Full Transcript: Q&A Coleman, Brandon, R-Rod

The full transcript of yesterday's Q&A Session with President Mary Sue Coleman, Athletic Director David Brandon, and Coach Rich Rodriguez.

Question to Brandon: When you guys challenged the failure to promote atmosphere of compliance, did you expect that would dropped entirely and there was just four violation that were committed instead of the five?

Dave Brandon: "I think it is fair to say we didn't know what to expect. We felt that there was great balance in our argument. We went to the committee on infractions and we openly admitted to the things that we felt we were wrong and we needed to correct, but at the same token, we fought vigorously for the things that we felt were points that were worth further discussion and further evaluation and obviously, that took place. As I said, I'm very pleased with the conclusion."

Question to Brandon: How big of a distinction is that in your mind between the fostering the atmosphere and failure to monitor; is it the difference between a felony and a misdemeanor, tell us the difference in your mind?

Dave Brandon: "I'm going to punt that one just like it happened on the call. I was listening in on the call as many of you were and I invite you to crawl into the rule book of the NCAA and try to come up with your own conclusions as it relates to that because I don't know how to frame that. I think one of the issues with the NCAA is that there are secondary violations and there are major violations and there is nothing in between. I think in some cases that creates great difficulty. I will just tell you that we felt just the tone, the positioning that would suggest that our coach failed to provide an atmosphere of compliance, to us didn't feel good and it didn't feel appropriate and that's why we argued the way we did. Certainly, there must be some meaning associated with that because the committee on infractions listened to our argument and they changed their position."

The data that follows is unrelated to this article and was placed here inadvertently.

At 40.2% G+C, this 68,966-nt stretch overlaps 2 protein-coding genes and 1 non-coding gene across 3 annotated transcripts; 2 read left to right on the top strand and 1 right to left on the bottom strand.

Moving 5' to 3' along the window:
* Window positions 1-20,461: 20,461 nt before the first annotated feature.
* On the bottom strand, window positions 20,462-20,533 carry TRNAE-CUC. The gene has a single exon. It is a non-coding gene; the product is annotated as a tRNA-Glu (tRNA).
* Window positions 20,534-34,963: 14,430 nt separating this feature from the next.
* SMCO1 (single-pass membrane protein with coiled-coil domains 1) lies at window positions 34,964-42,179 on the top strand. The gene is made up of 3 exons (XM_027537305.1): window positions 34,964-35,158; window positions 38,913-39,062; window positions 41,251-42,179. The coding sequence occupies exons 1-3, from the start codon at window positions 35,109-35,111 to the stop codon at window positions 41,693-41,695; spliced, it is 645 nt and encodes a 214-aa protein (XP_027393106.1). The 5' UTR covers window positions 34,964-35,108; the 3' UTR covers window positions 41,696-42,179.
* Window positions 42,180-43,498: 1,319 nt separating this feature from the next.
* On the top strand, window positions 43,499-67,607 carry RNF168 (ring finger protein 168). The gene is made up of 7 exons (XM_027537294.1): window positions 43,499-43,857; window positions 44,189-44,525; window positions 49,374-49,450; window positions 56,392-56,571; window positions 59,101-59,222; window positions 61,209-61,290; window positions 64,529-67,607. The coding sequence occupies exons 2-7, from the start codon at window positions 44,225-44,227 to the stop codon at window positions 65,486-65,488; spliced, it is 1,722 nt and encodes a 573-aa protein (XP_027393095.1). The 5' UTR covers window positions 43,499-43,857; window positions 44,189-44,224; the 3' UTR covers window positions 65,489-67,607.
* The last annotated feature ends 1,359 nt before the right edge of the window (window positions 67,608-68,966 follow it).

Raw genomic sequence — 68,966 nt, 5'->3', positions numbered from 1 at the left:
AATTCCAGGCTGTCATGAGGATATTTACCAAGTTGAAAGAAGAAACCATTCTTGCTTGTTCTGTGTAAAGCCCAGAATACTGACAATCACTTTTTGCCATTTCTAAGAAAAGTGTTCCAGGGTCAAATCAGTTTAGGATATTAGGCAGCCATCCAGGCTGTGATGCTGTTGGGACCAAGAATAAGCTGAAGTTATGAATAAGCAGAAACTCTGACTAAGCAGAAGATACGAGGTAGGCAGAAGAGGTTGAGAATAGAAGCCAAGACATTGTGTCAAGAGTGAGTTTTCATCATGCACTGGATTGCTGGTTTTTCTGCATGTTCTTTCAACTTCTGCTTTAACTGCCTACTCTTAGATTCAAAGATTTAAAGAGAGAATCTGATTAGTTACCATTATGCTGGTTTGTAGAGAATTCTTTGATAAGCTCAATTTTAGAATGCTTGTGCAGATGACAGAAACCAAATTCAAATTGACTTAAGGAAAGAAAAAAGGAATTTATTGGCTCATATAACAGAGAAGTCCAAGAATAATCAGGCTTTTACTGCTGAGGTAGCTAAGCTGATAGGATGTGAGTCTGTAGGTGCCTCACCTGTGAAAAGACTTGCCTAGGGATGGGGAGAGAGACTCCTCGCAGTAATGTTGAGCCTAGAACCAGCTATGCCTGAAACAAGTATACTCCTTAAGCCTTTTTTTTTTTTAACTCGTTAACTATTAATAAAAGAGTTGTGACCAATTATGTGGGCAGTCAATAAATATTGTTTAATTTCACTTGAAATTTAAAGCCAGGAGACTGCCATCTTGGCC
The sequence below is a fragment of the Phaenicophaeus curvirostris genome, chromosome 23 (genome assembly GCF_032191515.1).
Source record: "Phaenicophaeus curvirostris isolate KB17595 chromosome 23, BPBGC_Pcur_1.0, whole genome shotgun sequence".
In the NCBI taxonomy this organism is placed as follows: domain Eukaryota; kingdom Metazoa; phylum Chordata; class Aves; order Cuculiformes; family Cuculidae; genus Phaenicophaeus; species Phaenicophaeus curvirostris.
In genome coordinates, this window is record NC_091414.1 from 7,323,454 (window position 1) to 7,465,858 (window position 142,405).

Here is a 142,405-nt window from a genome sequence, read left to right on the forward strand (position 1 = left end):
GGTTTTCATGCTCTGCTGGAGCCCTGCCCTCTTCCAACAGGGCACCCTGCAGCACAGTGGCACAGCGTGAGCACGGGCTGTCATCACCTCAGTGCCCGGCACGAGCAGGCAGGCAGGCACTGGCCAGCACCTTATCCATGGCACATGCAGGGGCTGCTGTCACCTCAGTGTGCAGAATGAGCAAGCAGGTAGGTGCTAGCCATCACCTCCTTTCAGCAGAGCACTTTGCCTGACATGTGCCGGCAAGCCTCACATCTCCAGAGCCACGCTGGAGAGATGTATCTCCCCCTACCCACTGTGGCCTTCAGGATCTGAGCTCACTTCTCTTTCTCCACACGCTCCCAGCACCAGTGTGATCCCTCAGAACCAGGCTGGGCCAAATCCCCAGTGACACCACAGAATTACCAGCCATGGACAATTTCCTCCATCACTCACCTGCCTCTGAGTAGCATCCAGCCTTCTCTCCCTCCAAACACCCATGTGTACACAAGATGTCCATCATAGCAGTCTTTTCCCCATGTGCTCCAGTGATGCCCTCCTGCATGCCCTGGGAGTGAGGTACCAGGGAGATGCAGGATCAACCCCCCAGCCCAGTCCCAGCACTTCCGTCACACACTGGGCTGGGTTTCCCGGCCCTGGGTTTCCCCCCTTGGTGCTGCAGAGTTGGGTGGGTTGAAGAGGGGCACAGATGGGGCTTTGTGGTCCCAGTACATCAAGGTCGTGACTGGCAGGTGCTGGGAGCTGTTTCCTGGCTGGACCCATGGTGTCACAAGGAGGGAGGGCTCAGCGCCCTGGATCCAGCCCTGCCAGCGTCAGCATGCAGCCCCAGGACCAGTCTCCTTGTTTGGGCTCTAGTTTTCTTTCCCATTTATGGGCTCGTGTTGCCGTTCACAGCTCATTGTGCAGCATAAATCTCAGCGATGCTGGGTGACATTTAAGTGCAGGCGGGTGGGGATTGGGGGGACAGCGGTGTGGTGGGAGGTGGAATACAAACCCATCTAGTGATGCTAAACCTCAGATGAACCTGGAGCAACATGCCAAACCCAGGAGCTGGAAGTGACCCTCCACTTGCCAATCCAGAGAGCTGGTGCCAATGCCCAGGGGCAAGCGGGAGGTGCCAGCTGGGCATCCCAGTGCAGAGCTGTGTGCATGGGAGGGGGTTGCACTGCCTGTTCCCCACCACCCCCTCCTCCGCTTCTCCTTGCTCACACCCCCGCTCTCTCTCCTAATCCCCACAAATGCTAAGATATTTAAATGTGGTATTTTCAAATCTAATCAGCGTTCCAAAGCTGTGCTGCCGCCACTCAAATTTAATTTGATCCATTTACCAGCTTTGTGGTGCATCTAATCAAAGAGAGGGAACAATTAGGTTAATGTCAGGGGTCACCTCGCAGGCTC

Question to Brandon: The fact remains though that the program is pretty much guilty of five major violations right now, is that ground for perhaps terminating the coach from his contract?

Dave Brandon: "No. Actually before I started this job in February and that whole topic came up and at that particularly time before all this information came to light and before this whole failure to provide an atmosphere of compliance issue was dropped, I made it very clear that I did not feel that anything had taken place here that should impact the status of our coach. Where we stand today is even in more of a positive position than we were then in terms of the number of allegations and the nature of the allegations."

Question to Rodriguez: Just looking back on all this time and everything, how big of a distraction or has this been a distraction for you and your program in terms of what you've been trying to get done here?